Thursday, November 8, 2018

Review: "The Grinch"

“The Grinch” is bright, joyful, goofy and largely misguided.

Personally I always liked the darker undertones of Dr. Seuss’ tales. The Grinch is literally green with envy, a nasty old crank who looks down on the perpetually happy denizens of Whoville, while obviously wishing he could join in their caroling and merry-making.

He has to find his bottom before he can grow -- three sizes, heart-wise.

This new animated version jettisons much of the nastiness of the book, 1966 television special and 2000 live-action version starring Jim Carrey. He’s sad rather than loathsome, more worthy of pity than scorn. I certainly can’t imagine someone writing a whole song about how mean he is.

Dratted, he’s even nice to his dog, Max. He still makes him pull the sleigh, but it’s not all that hard and he gives lots of praises. “You’re the best dog a Grinch could hope for,” he practically purrs.

There are lots of changes from the original story. (Scott Mosier and Yarrow Cheney directed by a screenplay adaptation by Michael LeSieur and Tommy Swerdlow.) Instead of being an outcast, Grinch is a member of the community who occasionally drops into town to buy groceries. A flashback places him at the Whoville orphanage as a lad, and it’s possible he’s actually a Who himself. I noticed they all have furry faces, though not so hirsute as the Grinch’s bounteous neon body hair.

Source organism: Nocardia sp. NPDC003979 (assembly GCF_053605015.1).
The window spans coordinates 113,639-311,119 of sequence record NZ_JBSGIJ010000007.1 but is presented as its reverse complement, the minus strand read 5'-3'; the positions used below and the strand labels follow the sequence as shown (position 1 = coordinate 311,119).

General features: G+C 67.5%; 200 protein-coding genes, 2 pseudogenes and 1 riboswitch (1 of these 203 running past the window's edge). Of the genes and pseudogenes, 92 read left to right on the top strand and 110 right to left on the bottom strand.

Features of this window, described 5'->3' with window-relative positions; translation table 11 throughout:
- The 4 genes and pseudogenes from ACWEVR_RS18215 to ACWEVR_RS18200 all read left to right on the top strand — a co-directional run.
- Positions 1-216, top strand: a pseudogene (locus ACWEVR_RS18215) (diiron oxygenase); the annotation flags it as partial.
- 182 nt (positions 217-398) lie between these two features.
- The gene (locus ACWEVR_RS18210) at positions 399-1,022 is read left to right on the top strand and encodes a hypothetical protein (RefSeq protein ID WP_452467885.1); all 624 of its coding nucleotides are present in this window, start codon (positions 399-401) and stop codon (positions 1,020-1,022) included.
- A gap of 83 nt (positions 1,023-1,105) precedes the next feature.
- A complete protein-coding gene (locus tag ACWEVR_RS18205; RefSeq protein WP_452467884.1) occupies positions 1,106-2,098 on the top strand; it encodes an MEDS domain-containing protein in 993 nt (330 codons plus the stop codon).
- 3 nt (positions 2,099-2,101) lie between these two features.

Though, in one of the better throwaway jokes, it’s suggested that Grinchy is going gray and the green is a dye job.

Grinch is voiced by Benedict Cumberbatch, who’s proven himself to be a true vocal chameleon who can do both this and the dragon Smaug from the “Hobbit” movies. He lives in his vast mountain cave lair, getting about mostly by automatic chair. In his iteration he’s essentially a brilliant inventor throwing together contraptions to serve his whims.

Cindy Lou Who (Cameron Seely), the adorable little girl who helps teach Grinch the spirit of Christmas, even gets a backstory as the daughter of a harried single mom (Rashida Jones). She hatches a scheme to capture Santa on Christmas Eve so she can ask him to help her mother out, recruiting her friends to rig cookie traps. I don’t think Cindy Lou thought this out very well.

There’s lots of boingy action and kiddie-friendly humor thrown in to pump up the entertainment quotient. For instance, there’s a mountain goat that just randomly screams instead of braying. And an apprentice reindeer, Fred, who’s immensely fat but willing.

“The Grinch” is one of those movies that comes along, entertains children and is soon forgotten by adults.

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